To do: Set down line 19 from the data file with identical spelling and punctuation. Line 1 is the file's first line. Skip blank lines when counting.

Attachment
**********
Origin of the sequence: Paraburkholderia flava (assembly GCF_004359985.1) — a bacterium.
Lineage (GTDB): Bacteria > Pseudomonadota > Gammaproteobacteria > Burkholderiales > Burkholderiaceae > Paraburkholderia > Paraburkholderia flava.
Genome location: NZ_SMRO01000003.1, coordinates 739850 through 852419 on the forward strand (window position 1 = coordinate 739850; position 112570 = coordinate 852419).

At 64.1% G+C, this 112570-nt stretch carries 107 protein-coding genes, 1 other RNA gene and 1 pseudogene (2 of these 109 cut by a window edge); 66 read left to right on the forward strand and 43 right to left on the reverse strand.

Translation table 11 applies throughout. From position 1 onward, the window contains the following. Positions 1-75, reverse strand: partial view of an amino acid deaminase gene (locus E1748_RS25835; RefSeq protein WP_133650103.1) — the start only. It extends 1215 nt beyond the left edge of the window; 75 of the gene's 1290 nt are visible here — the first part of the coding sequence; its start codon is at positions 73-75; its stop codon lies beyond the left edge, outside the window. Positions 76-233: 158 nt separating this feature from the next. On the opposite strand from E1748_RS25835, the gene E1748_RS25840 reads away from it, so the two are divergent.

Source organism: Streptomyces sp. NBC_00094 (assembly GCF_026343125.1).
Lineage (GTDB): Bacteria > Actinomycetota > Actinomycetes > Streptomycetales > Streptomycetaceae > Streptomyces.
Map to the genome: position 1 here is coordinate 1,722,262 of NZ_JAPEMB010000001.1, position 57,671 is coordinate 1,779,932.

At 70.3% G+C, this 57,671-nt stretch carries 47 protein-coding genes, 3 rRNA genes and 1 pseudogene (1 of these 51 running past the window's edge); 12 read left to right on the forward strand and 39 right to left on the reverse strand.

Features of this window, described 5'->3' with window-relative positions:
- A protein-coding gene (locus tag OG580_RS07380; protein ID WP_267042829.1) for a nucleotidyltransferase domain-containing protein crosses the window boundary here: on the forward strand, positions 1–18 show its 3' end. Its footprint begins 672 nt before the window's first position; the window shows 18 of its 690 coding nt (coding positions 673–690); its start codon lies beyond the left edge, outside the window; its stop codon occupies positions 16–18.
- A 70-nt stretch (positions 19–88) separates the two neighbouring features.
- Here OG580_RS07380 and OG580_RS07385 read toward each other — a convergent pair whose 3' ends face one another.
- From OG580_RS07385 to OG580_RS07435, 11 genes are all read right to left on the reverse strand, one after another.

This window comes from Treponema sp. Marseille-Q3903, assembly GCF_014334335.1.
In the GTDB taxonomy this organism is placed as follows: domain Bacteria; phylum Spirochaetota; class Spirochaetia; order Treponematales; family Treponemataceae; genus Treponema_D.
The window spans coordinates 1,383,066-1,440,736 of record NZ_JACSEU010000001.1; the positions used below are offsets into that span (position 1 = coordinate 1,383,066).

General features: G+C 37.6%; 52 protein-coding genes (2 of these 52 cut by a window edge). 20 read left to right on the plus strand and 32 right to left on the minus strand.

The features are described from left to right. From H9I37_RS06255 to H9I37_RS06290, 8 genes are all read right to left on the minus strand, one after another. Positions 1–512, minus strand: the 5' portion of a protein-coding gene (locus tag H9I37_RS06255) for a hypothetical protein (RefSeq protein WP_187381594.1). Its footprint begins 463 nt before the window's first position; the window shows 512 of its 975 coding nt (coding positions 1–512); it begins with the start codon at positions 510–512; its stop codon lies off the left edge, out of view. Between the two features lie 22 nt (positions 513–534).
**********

The features are described from left to right. From H9I37_RS06255 to H9I37_RS06290, 8 genes are all read right to left on the minus strand, one after another. Positions 1–512, minus strand: the 5' portion of a protein-coding gene (locus tag H9I37_RS06255) for a hypothetical protein (RefSeq protein WP_187381594.1). Its footprint begins 463 nt before the window's first position; the window shows 512 of its 975 coding nt (coding positions 1–512); it begins with the start codon at positions 510–512; its stop codon lies off the left edge, out of view. Between the two features lie 22 nt (positions 513–534).